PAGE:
The Wall St. Journal discovers iPhones are made in China

From Tripp Mickle’s Apple Vulnerable in U.S.-China Trade Showdown ($) in Tuesday’s Journal:

By assembling its phones in China, Apple Inc. tapped into China’s vast workforce and formidable manufacturing capabilities. But it also made Apple’s most-profitable product a Chinese export—one that could be subject to tariffs in the trade dispute…

Smartphones weren’t included in the levies on $34 billion of Chinese goods imposed on July 6, nor are they targeted in a second round worth $16 billion that is expected in August. They also haven’t been included in a third round of $200 billion in goods that the Trump administration identified earlier this month…

But now, President Donald Trump is threatening levies on a total of $500 billion in imports, which would cover just about everything China ships to the U.S., including iPhones, trade experts say…

“They should be nervous,” said David Dollar, a China scholar at the Brookings Institution, who was the U.S. Treasury’s top official in Beijing during the Obama administration…

Apple would be a likely target because of the iPhone’s 9% share of China’s smartphone market, according to Mr. Dollar and other trade experts.

My take: I’m not saying the new levies couldn’t hurt iPhones. But the Journal is reporting that they would, and it doesn’t have anybody on the record but Mr. Dollar saying so. Pretty thin stuff.

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7 Comments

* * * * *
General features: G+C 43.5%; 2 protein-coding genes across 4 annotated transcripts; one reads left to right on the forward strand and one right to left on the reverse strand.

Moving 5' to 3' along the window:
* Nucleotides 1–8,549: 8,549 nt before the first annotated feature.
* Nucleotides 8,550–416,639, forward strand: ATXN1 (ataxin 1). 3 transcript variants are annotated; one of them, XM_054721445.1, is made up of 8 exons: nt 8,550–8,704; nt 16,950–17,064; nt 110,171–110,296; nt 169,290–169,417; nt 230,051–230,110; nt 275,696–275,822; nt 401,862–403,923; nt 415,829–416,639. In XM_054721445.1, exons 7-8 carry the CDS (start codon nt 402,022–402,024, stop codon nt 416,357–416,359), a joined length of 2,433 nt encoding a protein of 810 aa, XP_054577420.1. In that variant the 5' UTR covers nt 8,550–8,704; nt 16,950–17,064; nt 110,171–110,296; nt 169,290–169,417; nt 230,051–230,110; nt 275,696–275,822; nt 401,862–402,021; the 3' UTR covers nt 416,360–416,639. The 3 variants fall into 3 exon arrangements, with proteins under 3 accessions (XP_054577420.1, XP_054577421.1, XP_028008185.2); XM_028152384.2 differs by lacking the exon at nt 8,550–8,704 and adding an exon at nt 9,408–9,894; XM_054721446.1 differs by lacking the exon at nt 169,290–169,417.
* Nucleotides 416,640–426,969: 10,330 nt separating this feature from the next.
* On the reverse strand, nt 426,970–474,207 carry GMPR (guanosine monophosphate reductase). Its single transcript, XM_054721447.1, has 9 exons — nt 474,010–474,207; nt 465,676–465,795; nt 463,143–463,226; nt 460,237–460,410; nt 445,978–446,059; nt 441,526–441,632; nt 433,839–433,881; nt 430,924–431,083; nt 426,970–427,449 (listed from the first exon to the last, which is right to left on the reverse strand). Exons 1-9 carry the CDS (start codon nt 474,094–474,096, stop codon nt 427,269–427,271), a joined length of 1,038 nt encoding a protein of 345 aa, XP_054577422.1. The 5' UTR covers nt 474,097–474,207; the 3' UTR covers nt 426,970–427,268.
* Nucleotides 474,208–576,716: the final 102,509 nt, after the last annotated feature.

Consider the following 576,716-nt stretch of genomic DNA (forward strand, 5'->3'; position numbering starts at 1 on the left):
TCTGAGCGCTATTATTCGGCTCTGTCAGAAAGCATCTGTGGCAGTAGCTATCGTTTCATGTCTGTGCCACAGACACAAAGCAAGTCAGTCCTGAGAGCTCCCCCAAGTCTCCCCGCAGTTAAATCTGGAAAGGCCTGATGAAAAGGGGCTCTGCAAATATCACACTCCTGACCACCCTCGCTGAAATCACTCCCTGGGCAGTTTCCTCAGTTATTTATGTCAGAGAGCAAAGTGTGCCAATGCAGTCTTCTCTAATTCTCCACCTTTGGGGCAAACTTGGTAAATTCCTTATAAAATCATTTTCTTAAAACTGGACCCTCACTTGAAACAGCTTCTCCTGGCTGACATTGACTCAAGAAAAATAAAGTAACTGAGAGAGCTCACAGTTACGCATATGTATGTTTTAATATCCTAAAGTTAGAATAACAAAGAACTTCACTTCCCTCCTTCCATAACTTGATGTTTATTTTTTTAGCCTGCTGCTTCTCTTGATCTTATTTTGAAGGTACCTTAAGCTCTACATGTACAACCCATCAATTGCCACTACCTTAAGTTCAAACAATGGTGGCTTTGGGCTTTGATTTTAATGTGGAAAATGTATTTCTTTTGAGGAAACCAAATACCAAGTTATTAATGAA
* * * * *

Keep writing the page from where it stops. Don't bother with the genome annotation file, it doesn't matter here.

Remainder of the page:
1. Ken Cheng said:
    “Apple would be a likely target because of the iPhone’s 9% share of China’s smartphone market, according to Mr. Dollar”
    The way I read that sentence, is that the iPhone would be a Chinese target for retaliatory tariffs, not a target for US levies.

    Plenty of studies have shown the value-added by the Chinese assembly of iPhones is a tiny fraction of the total value of the phone. So, while the recorded US deficit may be high for a manufactured iPhone, the actual deficit may be very small. However, facts may not matter when it comes to a trade war.

    0
    July 24, 2018
    • David Drinkwater said:
      While the value added by assembly may be small, an unassembled phone cannot be sold, and, to me, Tim’s long line of commentary on “why China?” is that it would be extremely difficult – and surely more costly – to assemble iPhones anywhere else.

      That said, I think it would be politically unwise for Trump to interfere with Apple’s iPhone business, because so many people want them, especially the affluent, and I really don’t think Trump wants to piss of that audience.

      1
      July 24, 2018

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